All I needed to know about soccer I learned in Kindergarten
Jun 14, 2010, 8:45 AM | Updated: Apr 4, 2011, 7:52 pm
by Brock Huard
I tried, oh I really tried. Amidst an epic 80 degree day in June and four hours of yard work, I DVRâ€™d the US-England soccer match. I lasted about ten minutes, as the title to this blog suggests, and here is why:
1. In Kindergarten, it was cool to see the school nurse. Bonk the head, scrape the knee at recess, fly off the tire swing, and down to the nurse you went. An ice pack, maybe a quick call home, and when you walk back into class, you were the hero. Same thing in the World Cup. Stretcher comes out, writher in deathly pain, scream like youâ€™ve been shot ten times, flop like Vlade Divac on his best day, and bring all the attention you can possibly muster on yourself. Just like a five-year-old.
2. In Kindergarten, there are no grades. In Kindergarten, everyone gets a blue ribbon on Field Day. In Kindergarten, there are no losers. After watching the raucous and joyous celebrations break out in taverns and sports bars all across the US when the match concluded 1-1, it became even more apparent to me, ties make me puke.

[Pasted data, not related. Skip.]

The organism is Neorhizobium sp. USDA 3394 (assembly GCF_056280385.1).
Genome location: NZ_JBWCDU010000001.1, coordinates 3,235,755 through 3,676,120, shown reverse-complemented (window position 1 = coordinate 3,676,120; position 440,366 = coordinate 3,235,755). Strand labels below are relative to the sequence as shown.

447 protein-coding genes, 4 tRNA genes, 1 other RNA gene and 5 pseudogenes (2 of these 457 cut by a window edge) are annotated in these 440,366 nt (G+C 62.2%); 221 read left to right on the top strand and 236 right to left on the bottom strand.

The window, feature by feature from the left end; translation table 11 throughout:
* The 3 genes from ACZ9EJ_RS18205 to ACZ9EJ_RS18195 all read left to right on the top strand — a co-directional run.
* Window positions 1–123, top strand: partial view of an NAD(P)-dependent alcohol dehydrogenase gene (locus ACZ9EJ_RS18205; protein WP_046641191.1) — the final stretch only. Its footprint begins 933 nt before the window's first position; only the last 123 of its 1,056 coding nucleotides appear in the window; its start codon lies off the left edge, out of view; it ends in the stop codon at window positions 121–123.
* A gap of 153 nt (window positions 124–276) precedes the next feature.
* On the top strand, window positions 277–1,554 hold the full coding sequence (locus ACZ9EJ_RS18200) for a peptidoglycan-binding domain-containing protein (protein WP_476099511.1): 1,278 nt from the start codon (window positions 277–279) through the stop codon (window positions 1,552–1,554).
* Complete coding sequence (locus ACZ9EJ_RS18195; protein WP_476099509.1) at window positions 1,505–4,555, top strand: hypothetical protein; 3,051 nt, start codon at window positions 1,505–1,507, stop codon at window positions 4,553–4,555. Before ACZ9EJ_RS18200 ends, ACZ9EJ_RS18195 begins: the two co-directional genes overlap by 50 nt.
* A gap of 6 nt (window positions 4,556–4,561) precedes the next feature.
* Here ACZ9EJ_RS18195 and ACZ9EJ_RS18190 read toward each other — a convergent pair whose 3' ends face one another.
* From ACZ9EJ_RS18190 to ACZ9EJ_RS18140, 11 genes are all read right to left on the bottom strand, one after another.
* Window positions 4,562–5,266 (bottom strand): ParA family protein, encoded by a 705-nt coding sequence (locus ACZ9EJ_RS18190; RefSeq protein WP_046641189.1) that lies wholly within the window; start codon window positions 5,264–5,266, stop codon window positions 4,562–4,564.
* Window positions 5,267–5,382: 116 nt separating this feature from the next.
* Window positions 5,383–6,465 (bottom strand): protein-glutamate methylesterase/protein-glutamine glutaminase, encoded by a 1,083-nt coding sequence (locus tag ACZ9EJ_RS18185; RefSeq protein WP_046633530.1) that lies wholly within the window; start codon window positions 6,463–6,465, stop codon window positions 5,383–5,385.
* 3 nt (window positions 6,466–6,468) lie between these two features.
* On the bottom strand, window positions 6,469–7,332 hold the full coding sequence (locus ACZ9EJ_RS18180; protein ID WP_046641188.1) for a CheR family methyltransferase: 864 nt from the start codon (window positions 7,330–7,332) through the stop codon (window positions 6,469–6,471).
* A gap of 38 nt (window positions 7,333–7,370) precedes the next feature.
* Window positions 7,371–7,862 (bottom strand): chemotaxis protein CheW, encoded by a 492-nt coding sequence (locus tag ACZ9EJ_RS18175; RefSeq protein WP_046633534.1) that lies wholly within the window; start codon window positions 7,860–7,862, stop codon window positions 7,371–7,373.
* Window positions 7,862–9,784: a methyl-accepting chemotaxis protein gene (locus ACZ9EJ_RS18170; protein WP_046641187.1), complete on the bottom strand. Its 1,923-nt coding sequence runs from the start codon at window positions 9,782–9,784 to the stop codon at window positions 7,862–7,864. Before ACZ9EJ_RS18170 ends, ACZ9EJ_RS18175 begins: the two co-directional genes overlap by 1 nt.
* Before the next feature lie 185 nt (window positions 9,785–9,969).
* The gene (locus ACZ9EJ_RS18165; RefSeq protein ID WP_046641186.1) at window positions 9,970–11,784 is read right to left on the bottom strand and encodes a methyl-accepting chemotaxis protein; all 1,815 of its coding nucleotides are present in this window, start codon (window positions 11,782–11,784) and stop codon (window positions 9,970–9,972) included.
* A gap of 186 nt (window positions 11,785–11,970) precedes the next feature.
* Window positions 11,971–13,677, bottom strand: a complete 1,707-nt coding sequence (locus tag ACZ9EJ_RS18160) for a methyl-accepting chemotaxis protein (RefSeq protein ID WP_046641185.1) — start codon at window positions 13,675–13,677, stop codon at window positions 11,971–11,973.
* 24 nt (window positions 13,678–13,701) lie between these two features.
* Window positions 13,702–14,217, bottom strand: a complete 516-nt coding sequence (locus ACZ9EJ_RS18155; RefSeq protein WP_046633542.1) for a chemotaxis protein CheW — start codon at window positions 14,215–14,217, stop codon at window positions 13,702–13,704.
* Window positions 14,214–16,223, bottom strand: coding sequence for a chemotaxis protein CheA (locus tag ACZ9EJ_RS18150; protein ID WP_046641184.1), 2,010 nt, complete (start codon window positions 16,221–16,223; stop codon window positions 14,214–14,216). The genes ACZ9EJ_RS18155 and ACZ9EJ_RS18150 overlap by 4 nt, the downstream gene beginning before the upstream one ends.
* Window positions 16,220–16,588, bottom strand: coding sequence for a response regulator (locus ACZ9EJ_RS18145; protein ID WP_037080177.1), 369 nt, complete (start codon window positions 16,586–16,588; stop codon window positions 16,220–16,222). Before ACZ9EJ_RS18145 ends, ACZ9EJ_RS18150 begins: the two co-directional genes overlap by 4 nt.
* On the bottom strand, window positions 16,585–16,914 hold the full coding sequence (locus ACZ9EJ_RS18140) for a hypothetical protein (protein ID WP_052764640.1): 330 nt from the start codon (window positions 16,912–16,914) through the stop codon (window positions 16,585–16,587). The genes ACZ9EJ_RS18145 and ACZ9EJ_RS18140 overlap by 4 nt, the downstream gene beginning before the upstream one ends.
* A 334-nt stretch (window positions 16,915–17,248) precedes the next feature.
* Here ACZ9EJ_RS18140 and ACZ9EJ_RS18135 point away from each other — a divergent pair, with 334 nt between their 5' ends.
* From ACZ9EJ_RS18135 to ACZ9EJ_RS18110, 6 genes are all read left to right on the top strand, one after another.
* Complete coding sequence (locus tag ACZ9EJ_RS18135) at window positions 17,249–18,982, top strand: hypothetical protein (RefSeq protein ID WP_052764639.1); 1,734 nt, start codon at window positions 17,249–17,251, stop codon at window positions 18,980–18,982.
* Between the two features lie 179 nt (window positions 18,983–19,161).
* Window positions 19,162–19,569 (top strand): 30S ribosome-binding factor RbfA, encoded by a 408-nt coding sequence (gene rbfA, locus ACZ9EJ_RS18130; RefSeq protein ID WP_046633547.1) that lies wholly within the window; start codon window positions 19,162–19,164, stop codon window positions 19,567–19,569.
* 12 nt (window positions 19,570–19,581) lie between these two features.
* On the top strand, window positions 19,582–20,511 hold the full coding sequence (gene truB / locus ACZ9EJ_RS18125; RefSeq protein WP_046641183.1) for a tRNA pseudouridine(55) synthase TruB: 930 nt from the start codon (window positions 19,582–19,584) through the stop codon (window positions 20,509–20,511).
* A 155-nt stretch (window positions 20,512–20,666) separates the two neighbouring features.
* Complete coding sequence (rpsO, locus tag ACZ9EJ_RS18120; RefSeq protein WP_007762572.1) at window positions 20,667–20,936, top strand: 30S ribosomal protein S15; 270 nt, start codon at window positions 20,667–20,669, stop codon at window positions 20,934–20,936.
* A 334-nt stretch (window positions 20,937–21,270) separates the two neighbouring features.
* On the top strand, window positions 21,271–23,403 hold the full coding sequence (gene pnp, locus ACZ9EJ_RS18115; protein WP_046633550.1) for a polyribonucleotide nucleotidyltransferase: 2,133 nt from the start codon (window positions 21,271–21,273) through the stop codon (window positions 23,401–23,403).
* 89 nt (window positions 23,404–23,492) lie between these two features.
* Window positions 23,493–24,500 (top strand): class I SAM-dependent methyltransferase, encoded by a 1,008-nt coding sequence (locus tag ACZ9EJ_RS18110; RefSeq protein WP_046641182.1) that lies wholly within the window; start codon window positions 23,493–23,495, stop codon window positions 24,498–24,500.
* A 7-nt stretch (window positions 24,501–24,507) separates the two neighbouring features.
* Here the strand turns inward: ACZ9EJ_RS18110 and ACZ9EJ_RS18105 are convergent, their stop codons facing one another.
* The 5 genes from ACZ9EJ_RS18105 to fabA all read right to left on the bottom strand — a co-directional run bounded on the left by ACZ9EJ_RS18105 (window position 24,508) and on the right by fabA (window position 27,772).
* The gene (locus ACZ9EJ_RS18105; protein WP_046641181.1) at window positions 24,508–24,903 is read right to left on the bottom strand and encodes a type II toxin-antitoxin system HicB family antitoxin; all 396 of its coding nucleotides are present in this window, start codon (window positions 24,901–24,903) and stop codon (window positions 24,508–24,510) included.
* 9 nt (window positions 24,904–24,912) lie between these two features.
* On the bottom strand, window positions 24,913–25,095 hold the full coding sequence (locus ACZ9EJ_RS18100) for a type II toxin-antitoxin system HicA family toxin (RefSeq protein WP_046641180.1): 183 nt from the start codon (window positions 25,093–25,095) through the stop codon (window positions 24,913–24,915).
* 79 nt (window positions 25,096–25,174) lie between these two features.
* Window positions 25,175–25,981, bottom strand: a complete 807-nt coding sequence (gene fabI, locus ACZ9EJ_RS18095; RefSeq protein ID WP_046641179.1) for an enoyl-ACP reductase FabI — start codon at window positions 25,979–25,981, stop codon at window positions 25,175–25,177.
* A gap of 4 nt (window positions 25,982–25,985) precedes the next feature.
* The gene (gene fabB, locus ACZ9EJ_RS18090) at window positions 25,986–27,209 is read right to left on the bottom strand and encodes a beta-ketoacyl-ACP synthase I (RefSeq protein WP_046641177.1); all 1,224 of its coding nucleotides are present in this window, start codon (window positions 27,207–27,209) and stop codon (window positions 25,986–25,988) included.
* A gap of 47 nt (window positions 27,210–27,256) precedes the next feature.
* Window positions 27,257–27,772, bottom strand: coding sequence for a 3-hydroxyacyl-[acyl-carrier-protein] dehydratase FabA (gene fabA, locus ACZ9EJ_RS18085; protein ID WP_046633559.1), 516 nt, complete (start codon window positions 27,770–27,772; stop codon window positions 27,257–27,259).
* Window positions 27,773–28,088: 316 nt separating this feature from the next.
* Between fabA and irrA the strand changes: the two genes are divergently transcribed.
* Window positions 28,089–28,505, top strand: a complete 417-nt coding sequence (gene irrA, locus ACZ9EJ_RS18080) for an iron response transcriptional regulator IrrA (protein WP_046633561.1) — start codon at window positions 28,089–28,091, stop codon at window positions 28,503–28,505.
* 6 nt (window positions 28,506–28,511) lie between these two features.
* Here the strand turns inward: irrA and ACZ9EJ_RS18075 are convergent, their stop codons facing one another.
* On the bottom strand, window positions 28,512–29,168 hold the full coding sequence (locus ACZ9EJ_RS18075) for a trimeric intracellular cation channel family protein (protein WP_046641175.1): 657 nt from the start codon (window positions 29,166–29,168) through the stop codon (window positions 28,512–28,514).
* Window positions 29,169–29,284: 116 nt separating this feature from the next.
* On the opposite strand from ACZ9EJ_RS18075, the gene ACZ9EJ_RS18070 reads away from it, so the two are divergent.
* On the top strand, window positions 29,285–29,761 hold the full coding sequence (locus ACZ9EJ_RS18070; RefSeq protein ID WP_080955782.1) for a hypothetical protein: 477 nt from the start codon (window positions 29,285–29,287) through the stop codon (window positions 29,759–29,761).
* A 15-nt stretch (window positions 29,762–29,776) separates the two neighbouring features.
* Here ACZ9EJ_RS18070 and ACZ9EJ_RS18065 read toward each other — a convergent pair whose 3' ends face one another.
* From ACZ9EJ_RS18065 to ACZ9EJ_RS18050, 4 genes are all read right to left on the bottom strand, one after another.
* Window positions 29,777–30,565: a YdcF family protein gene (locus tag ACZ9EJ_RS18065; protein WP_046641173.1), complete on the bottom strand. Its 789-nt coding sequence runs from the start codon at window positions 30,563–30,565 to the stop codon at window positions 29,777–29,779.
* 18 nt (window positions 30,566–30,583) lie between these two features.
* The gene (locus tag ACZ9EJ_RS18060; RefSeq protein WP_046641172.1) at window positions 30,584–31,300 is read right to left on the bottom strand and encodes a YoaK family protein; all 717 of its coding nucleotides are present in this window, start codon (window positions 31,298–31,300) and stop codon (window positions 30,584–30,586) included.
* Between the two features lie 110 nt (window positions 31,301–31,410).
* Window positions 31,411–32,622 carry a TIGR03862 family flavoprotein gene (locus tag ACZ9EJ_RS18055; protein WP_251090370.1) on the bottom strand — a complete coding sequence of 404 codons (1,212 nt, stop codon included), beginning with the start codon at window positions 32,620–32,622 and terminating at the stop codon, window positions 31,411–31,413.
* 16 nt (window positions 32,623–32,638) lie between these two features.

3. Lastly, in Mrs. Chapmanâ€™s Kindergarten class back in the day at Meeker Elementary in Puyallup, I am sure we used to make noise as wonderful as the tones incessantly blared throughout the match Saturday. I think we did it on recorders, those want-to-be flutes, where even tone-deaf children can make music at an annoyingly high decibel level. I donâ€™t know if they were recorders in South Africa, but the awful sound continually blared through my TV. What was that? There was no ebb and flow, no crescendo, just a drone that made the most annoying sound from â€œDumb and Dumberâ€ pale in comparison.
So there you have it, three reasons why all I needed to really know about soccer I learned in Kindergarten. Bring on Sloveniaâ€¦